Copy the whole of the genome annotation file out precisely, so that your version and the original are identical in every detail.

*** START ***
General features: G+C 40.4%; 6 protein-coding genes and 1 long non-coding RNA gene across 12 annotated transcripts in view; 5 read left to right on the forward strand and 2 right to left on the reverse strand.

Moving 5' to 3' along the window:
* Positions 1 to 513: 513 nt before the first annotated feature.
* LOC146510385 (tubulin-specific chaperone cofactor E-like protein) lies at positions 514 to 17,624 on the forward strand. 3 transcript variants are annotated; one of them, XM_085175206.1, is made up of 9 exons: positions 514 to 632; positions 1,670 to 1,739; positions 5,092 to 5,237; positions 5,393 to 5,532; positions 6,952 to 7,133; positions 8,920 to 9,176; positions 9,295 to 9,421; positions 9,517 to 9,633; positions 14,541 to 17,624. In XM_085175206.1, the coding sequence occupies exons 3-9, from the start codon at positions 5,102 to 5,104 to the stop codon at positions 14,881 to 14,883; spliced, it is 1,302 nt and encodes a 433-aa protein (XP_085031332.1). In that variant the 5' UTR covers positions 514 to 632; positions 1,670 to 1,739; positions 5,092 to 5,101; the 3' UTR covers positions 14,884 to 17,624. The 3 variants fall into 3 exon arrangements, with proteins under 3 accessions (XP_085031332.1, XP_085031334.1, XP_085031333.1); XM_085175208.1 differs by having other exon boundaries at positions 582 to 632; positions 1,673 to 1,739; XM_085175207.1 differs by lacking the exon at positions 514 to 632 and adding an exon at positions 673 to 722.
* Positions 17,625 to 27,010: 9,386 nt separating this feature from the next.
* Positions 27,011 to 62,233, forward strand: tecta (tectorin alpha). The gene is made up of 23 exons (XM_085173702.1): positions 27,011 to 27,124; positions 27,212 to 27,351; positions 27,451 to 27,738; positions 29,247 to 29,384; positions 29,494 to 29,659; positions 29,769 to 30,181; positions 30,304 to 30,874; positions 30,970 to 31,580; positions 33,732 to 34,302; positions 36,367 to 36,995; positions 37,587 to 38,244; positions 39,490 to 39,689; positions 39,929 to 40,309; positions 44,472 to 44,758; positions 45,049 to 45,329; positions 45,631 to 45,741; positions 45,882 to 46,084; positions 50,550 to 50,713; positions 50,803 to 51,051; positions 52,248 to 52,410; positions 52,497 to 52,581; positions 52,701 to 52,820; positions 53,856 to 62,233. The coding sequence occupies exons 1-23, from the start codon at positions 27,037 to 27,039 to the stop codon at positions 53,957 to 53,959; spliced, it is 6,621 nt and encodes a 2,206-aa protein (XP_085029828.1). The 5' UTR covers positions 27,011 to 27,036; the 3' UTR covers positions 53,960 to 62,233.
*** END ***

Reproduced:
General features: G+C 40.4%; 6 protein-coding genes and 1 long non-coding RNA gene across 12 annotated transcripts in view; 5 read left to right on the forward strand and 2 right to left on the reverse strand.

Moving 5' to 3' along the window:
* Positions 1 to 513: 513 nt before the first annotated feature.
* LOC146510385 (tubulin-specific chaperone cofactor E-like protein) lies at positions 514 to 17,624 on the forward strand. 3 transcript variants are annotated; one of them, XM_085175206.1, is made up of 9 exons: positions 514 to 632; positions 1,670 to 1,739; positions 5,092 to 5,237; positions 5,393 to 5,532; positions 6,952 to 7,133; positions 8,920 to 9,176; positions 9,295 to 9,421; positions 9,517 to 9,633; positions 14,541 to 17,624. In XM_085175206.1, the coding sequence occupies exons 3-9, from the start codon at positions 5,102 to 5,104 to the stop codon at positions 14,881 to 14,883; spliced, it is 1,302 nt and encodes a 433-aa protein (XP_085031332.1). In that variant the 5' UTR covers positions 514 to 632; positions 1,670 to 1,739; positions 5,092 to 5,101; the 3' UTR covers positions 14,884 to 17,624. The 3 variants fall into 3 exon arrangements, with proteins under 3 accessions (XP_085031332.1, XP_085031334.1, XP_085031333.1); XM_085175208.1 differs by having other exon boundaries at positions 582 to 632; positions 1,673 to 1,739; XM_085175207.1 differs by lacking the exon at positions 514 to 632 and adding an exon at positions 673 to 722.
* Positions 17,625 to 27,010: 9,386 nt separating this feature from the next.
* Positions 27,011 to 62,233, forward strand: tecta (tectorin alpha). The gene is made up of 23 exons (XM_085173702.1): positions 27,011 to 27,124; positions 27,212 to 27,351; positions 27,451 to 27,738; positions 29,247 to 29,384; positions 29,494 to 29,659; positions 29,769 to 30,181; positions 30,304 to 30,874; positions 30,970 to 31,580; positions 33,732 to 34,302; positions 36,367 to 36,995; positions 37,587 to 38,244; positions 39,490 to 39,689; positions 39,929 to 40,309; positions 44,472 to 44,758; positions 45,049 to 45,329; positions 45,631 to 45,741; positions 45,882 to 46,084; positions 50,550 to 50,713; positions 50,803 to 51,051; positions 52,248 to 52,410; positions 52,497 to 52,581; positions 52,701 to 52,820; positions 53,856 to 62,233. The coding sequence occupies exons 1-23, from the start codon at positions 27,037 to 27,039 to the stop codon at positions 53,957 to 53,959; spliced, it is 6,621 nt and encodes a 2,206-aa protein (XP_085029828.1). The 5' UTR covers positions 27,011 to 27,036; the 3' UTR covers positions 53,960 to 62,233.